Let’s talk about ‘it’: that quiet, confident ability of making perfection appear entirely effortless. Unsurprisingly, every designer and their brand the world-over spend inordinate amounts of time and energy trying to achieve that feeling of ‘it’, the self-assuredness of an object appearing as though it was always meant to be just so, revelling in its singular and unaffected timelessness.
And over the past decade or so, the design history of Scandinavia has captured the world’s attention for precisely this reason. Touted as the enduing aesthetic, or the perfect synthesis of form meeting function, the Scandinavian design tradition is undoubtedly one of honesty and sublimity. It comes as no shock, then, that the Finns have a word for ‘it’ – muutos: ‘new perspective’. Taking its cues from this singular and perfectly honed word, Scandinavian design house MUUTO has taken it upon itself to reimagine the parameters and perspectives of the region’s design thinking. Founded by Kristian Byrge and Peter Bonnen, MUUTO maintains the stance that timelessness in design need not shirk the concept of change and innovation.
After all, within this past decade when Scandinavian design took over the world – proliferating an entirely new conception of living well through design – it became apparent that through appealing to the late majority we quickly found ourselves faced with the constant reinterpretation of existing designs and a pervading sense of ennui.
We began to worry: is this the end of cultural history?
Well, I’m normally not one to back the naysayers, it’s not a dumb question and I can’t deny that they have a very strong point. Sometimes, the bizarre Groundhog Day approach of our industry feels like a never-ending concatenation of déjà vu. Nothing old, nothing new, been there, done that, continuing all the while to wear the t-shirt with neither compunction nor irony.
It begs the question, then, whether it is possible to innovate without destroying tradition. Perhaps I’m being a little hyperbolic, but it really isn’t too flippant a question. And it’s a question which lies at the core of MUUTO’s orientation to contemporary design. Having tired of the overabundance that ended up cheapening the Scandinavian design tradition, MUUTO engaged an impressive lineup of architects, designers and fine artists from the Nordic countries to disrupt and reimagine the accepted concepts of Scandinavian design history. Engaging this group of multi-disciplinary specialists, the brand has now ushered in, in their own words, “a great new era of Scandinavian design” that covers accessories, lighting and furniture now vaunted as the benchmark for quality and functionality.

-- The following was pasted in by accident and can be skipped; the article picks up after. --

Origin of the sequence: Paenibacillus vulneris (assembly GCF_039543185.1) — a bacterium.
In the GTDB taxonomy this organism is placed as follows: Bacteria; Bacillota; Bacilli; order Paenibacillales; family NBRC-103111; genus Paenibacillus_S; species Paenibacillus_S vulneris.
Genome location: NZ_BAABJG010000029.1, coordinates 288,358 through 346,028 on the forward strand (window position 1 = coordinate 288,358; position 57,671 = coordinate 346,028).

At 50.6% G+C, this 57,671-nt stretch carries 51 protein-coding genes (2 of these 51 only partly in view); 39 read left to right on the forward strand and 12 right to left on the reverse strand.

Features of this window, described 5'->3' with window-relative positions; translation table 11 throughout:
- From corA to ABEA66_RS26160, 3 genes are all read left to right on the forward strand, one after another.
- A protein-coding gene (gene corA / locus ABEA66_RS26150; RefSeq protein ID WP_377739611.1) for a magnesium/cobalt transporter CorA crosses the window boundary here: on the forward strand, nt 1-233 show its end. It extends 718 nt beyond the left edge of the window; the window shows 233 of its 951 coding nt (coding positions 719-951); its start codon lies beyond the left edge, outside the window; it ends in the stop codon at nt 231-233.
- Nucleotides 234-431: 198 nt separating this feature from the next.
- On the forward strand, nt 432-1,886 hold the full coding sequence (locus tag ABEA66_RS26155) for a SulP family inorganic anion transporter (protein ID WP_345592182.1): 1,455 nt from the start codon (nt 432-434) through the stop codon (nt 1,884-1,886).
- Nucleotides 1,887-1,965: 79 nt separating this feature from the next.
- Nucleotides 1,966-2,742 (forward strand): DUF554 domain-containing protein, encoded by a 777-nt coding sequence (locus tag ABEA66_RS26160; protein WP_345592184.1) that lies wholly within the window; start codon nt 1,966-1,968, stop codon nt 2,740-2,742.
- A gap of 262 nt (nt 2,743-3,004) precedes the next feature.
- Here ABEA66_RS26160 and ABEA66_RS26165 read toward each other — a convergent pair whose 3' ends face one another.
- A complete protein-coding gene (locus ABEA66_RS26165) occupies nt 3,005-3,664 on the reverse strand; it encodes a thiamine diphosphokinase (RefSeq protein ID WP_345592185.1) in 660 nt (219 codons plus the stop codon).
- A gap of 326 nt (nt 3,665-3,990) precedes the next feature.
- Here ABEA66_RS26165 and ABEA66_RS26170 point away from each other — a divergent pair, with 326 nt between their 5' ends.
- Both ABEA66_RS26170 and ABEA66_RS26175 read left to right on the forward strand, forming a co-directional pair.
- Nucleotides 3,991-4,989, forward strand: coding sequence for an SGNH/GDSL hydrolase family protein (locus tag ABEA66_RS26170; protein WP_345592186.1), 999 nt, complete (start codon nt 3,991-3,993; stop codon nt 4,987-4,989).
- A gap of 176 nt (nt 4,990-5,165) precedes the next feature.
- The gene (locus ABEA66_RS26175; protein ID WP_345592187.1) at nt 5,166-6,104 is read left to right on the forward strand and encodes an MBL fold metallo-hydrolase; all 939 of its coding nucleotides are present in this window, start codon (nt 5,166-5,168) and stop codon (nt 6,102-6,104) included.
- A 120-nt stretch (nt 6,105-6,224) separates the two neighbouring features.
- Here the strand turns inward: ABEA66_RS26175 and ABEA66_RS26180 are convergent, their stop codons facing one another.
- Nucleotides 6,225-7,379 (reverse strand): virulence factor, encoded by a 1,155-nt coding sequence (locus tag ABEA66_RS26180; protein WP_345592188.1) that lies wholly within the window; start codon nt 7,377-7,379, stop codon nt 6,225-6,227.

Seeking to expand the heritage of design, MUUTO continues to innovate with unflagging aplomb. Forward-looking materials, techniques, creative thinking and specialist craftsmanship all combine with its ongoing commitment to a no-nonsense, fresh perspective on the history and future of Scandinavian design and aesthetics:
‘To MUUTO good design starts with the person. MUUTO handpicks the brightest design talent in Scandinavia and gives them the freedom to express their individual story by encouraging experimentation. The result is a new and unique take on common everyday objects. Some want to alter the world, others find passion in colour and shape or draw deeply from personal experience. How do they see a chair, vase, lamp or any other everyday product?’ – Kristian Byrge, MUUTO.
Never, it would seem, has this come at a more timely point for the design community. After all, Christen Grosen, Design Director at MUUTO, wisely reminds me that “today, the boundary between private and professional lives is slowly dissolving – workplaces, restaurants and other public spaces are becoming less formal and we do not enjoy everything too sterile and rigid.” His words remind us that, while the conditions of our daily lives continue to change, should not the design traditions that facilitate these changes change and evolve, too?
‘I am very aware of how much power aesthetics has in a room. For example, the difference between a table being square versus round – it changes the dynamics of a meeting. You change your daily life by moving around and it shows what a huge influence your décor has. It creates renewed energy and, derived from that, a sense of happiness.’ – Christen Grosen, MUUTO.
Celebrating this keen understanding of the future of Scandiavian design, Living Edge – MUUTO’s suppliers in Australia – hosted a private event at the Sydney Opera House’s Utzon Room to welcome the brand’s CEO, Anders Cleeman, and Sales Director, Christian Ernemann, to Australia where it seems that Scandinavian design has left an indelible mark on our national psyche. Showcasing an impressive host of designs by an equally impressive list of names, pieces from MUUTO’s latest collections beautifully offset Sydney’s harbour views. For the lucky and impressive punters on the guest list, they were treated to exclusive peeks at designs brought to life by an equally impressive litany of contemporary designers that include:
Anderssen and Voll, Andreas Bergsaker, Andreas Engesvik, Broberg and Ridderstrale, Cecile Manz, Claesson Koivisto Rune, David Geckeler, Form Us With Love, Hallgeir Homsvedt, Harri Koskinen, Iskos-Berlin, Jakob Wagner, Jens Fager, Johan Van Hengel, Jonas Wagnell, Julien De Smedt, Lars Tornoe, Louise Campbell, Margrethe Odgaard, Mattias Stahlbom, Mette Duedahl, Mika Tolvanen, MSDS, Norway Says, Ole Jensen, Simon Key Bertman, Staffan Holm, Soren Rose Studio, TAF Architects, Thomas Bentzen, Thomas Bernstrand, Tina Ratzer, Whatwshat.